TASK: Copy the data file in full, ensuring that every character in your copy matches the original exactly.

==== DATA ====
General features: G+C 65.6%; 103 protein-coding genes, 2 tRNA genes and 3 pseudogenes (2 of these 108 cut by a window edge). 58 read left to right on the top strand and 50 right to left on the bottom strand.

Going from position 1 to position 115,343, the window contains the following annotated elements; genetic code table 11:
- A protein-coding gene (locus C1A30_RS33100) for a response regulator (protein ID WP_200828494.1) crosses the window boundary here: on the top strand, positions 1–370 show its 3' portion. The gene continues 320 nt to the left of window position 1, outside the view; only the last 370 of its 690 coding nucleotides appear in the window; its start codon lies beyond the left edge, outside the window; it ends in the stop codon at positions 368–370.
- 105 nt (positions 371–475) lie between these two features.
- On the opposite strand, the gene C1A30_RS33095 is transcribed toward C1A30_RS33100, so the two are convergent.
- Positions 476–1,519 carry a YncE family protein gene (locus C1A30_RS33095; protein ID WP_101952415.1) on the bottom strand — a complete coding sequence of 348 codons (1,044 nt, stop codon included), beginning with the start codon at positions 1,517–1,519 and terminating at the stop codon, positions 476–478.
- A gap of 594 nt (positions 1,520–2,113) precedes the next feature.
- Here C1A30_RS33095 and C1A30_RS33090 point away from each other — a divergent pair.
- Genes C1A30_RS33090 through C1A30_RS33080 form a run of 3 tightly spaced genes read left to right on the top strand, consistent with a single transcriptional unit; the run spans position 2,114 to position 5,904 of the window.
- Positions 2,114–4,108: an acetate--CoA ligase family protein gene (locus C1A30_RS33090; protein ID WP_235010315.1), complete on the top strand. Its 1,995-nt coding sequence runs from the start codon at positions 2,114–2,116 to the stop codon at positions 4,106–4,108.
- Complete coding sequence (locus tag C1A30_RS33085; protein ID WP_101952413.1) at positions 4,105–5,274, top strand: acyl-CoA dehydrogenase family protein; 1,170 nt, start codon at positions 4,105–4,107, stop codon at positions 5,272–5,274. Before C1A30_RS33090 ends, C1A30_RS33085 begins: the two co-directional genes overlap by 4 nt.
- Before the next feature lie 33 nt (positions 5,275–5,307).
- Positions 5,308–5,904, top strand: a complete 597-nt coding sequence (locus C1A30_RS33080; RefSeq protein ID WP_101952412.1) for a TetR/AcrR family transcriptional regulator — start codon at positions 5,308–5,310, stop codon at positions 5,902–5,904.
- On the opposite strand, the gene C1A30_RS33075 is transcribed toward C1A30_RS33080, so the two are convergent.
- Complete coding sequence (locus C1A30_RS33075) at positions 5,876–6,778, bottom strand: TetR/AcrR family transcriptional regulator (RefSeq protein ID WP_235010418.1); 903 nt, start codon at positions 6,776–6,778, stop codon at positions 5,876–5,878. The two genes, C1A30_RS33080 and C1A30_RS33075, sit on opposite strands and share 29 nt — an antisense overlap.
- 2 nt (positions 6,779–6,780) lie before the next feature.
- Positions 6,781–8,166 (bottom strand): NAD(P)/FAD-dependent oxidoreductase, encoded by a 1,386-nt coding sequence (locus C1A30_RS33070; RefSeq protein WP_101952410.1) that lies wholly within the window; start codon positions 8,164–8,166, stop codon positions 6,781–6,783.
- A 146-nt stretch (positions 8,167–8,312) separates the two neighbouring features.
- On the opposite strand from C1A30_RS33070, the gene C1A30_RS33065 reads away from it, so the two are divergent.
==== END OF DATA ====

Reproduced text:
General features: G+C 65.6%; 103 protein-coding genes, 2 tRNA genes and 3 pseudogenes (2 of these 108 cut by a window edge). 58 read left to right on the top strand and 50 right to left on the bottom strand.

Going from position 1 to position 115,343, the window contains the following annotated elements; genetic code table 11:
- A protein-coding gene (locus C1A30_RS33100) for a response regulator (protein ID WP_200828494.1) crosses the window boundary here: on the top strand, positions 1–370 show its 3' portion. The gene continues 320 nt to the left of window position 1, outside the view; only the last 370 of its 690 coding nucleotides appear in the window; its start codon lies beyond the left edge, outside the window; it ends in the stop codon at positions 368–370.
- 105 nt (positions 371–475) lie between these two features.
- On the opposite strand, the gene C1A30_RS33095 is transcribed toward C1A30_RS33100, so the two are convergent.
- Positions 476–1,519 carry a YncE family protein gene (locus C1A30_RS33095; protein ID WP_101952415.1) on the bottom strand — a complete coding sequence of 348 codons (1,044 nt, stop codon included), beginning with the start codon at positions 1,517–1,519 and terminating at the stop codon, positions 476–478.
- A gap of 594 nt (positions 1,520–2,113) precedes the next feature.
- Here C1A30_RS33095 and C1A30_RS33090 point away from each other — a divergent pair.
- Genes C1A30_RS33090 through C1A30_RS33080 form a run of 3 tightly spaced genes read left to right on the top strand, consistent with a single transcriptional unit; the run spans position 2,114 to position 5,904 of the window.
- Positions 2,114–4,108: an acetate--CoA ligase family protein gene (locus C1A30_RS33090; protein ID WP_235010315.1), complete on the top strand. Its 1,995-nt coding sequence runs from the start codon at positions 2,114–2,116 to the stop codon at positions 4,106–4,108.
- Complete coding sequence (locus tag C1A30_RS33085; protein ID WP_101952413.1) at positions 4,105–5,274, top strand: acyl-CoA dehydrogenase family protein; 1,170 nt, start codon at positions 4,105–4,107, stop codon at positions 5,272–5,274. Before C1A30_RS33090 ends, C1A30_RS33085 begins: the two co-directional genes overlap by 4 nt.
- Before the next feature lie 33 nt (positions 5,275–5,307).
- Positions 5,308–5,904, top strand: a complete 597-nt coding sequence (locus C1A30_RS33080; RefSeq protein ID WP_101952412.1) for a TetR/AcrR family transcriptional regulator — start codon at positions 5,308–5,310, stop codon at positions 5,902–5,904.
- On the opposite strand, the gene C1A30_RS33075 is transcribed toward C1A30_RS33080, so the two are convergent.
- Complete coding sequence (locus C1A30_RS33075) at positions 5,876–6,778, bottom strand: TetR/AcrR family transcriptional regulator (RefSeq protein ID WP_235010418.1); 903 nt, start codon at positions 6,776–6,778, stop codon at positions 5,876–5,878. The two genes, C1A30_RS33080 and C1A30_RS33075, sit on opposite strands and share 29 nt — an antisense overlap.
- 2 nt (positions 6,779–6,780) lie before the next feature.
- Positions 6,781–8,166 (bottom strand): NAD(P)/FAD-dependent oxidoreductase, encoded by a 1,386-nt coding sequence (locus C1A30_RS33070; RefSeq protein WP_101952410.1) that lies wholly within the window; start codon positions 8,164–8,166, stop codon positions 6,781–6,783.
- A 146-nt stretch (positions 8,167–8,312) separates the two neighbouring features.
- On the opposite strand from C1A30_RS33070, the gene C1A30_RS33065 reads away from it, so the two are divergent.